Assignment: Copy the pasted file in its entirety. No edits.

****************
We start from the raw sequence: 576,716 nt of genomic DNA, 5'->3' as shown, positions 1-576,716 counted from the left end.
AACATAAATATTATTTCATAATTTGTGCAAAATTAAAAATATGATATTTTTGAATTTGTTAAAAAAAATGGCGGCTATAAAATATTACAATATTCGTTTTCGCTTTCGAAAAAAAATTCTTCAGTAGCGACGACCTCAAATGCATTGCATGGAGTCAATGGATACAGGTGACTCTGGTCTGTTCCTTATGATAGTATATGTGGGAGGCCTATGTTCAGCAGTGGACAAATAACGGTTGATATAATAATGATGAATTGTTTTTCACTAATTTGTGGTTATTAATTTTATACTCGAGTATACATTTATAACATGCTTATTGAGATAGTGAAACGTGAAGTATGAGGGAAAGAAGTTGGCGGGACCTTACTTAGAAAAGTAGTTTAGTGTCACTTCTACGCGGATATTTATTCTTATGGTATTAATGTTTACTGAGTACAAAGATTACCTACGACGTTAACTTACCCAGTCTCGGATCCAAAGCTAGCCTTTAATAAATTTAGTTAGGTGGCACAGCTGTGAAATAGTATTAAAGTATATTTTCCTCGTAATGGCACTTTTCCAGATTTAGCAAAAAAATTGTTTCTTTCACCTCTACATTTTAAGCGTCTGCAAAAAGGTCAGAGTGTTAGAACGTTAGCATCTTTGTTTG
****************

We start from the raw sequence: 576,716 nt of genomic DNA, 5'->3' as shown, positions 1-576,716 counted from the left end.
AACATAAATATTATTTCATAATTTGTGCAAAATTAAAAATATGATATTTTTGAATTTGTTAAAAAAAATGGCGGCTATAAAATATTACAATATTCGTTTTCGCTTTCGAAAAAAAATTCTTCAGTAGCGACGACCTCAAATGCATTGCATGGAGTCAATGGATACAGGTGACTCTGGTCTGTTCCTTATGATAGTATATGTGGGAGGCCTATGTTCAGCAGTGGACAAATAACGGTTGATATAATAATGATGAATTGTTTTTCACTAATTTGTGGTTATTAATTTTATACTCGAGTATACATTTATAACATGCTTATTGAGATAGTGAAACGTGAAGTATGAGGGAAAGAAGTTGGCGGGACCTTACTTAGAAAAGTAGTTTAGTGTCACTTCTACGCGGATATTTATTCTTATGGTATTAATGTTTACTGAGTACAAAGATTACCTACGACGTTAACTTACCCAGTCTCGGATCCAAAGCTAGCCTTTAATAAATTTAGTTAGGTGGCACAGCTGTGAAATAGTATTAAAGTATATTTTCCTCGTAATGGCACTTTTCCAGATTTAGCAAAAAAATTGTTTCTTTCACCTCTACATTTTAAGCGTCTGCAAAAAGGTCAGAGTGTTAGAACGTTAGCATCTTTGTTTG